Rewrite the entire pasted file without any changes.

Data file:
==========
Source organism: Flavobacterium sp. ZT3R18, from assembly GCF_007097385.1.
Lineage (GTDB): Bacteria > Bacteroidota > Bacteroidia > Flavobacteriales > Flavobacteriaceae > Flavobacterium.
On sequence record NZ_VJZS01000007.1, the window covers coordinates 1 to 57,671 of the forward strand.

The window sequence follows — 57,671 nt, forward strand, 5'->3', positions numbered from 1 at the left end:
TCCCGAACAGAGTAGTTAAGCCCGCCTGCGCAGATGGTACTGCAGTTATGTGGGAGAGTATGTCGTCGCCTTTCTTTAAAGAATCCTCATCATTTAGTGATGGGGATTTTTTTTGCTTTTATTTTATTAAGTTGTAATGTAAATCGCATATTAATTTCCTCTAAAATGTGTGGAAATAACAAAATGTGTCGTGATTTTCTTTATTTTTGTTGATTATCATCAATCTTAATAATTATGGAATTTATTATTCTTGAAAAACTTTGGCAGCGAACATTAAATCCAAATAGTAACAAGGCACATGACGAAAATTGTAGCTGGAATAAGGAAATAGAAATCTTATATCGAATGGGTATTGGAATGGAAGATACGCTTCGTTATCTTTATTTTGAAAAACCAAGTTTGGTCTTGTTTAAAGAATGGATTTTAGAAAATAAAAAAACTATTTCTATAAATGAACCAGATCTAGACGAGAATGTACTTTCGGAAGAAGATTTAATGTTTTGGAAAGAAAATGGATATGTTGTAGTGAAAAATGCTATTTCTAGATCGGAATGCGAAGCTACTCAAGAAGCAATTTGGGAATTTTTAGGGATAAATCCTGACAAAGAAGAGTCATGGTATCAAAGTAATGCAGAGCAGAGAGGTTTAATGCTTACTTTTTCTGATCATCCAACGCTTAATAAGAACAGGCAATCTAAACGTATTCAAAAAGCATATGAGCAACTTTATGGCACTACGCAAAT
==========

Source organism: Flavobacterium sp. ZT3R18, from assembly GCF_007097385.1.
Lineage (GTDB): Bacteria > Bacteroidota > Bacteroidia > Flavobacteriales > Flavobacteriaceae > Flavobacterium.
On sequence record NZ_VJZS01000007.1, the window covers coordinates 1 to 57,671 of the forward strand.

The window sequence follows — 57,671 nt, forward strand, 5'->3', positions numbered from 1 at the left end:
TCCCGAACAGAGTAGTTAAGCCCGCCTGCGCAGATGGTACTGCAGTTATGTGGGAGAGTATGTCGTCGCCTTTCTTTAAAGAATCCTCATCATTTAGTGATGGGGATTTTTTTTGCTTTTATTTTATTAAGTTGTAATGTAAATCGCATATTAATTTCCTCTAAAATGTGTGGAAATAACAAAATGTGTCGTGATTTTCTTTATTTTTGTTGATTATCATCAATCTTAATAATTATGGAATTTATTATTCTTGAAAAACTTTGGCAGCGAACATTAAATCCAAATAGTAACAAGGCACATGACGAAAATTGTAGCTGGAATAAGGAAATAGAAATCTTATATCGAATGGGTATTGGAATGGAAGATACGCTTCGTTATCTTTATTTTGAAAAACCAAGTTTGGTCTTGTTTAAAGAATGGATTTTAGAAAATAAAAAAACTATTTCTATAAATGAACCAGATCTAGACGAGAATGTACTTTCGGAAGAAGATTTAATGTTTTGGAAAGAAAATGGATATGTTGTAGTGAAAAATGCTATTTCTAGATCGGAATGCGAAGCTACTCAAGAAGCAATTTGGGAATTTTTAGGGATAAATCCTGACAAAGAAGAGTCATGGTATCAAAGTAATGCAGAGCAGAGAGGTTTAATGCTTACTTTTTCTGATCATCCAACGCTTAATAAGAACAGGCAATCTAAACGTATTCAAAAAGCATATGAGCAACTTTATGGCACTACGCAAAT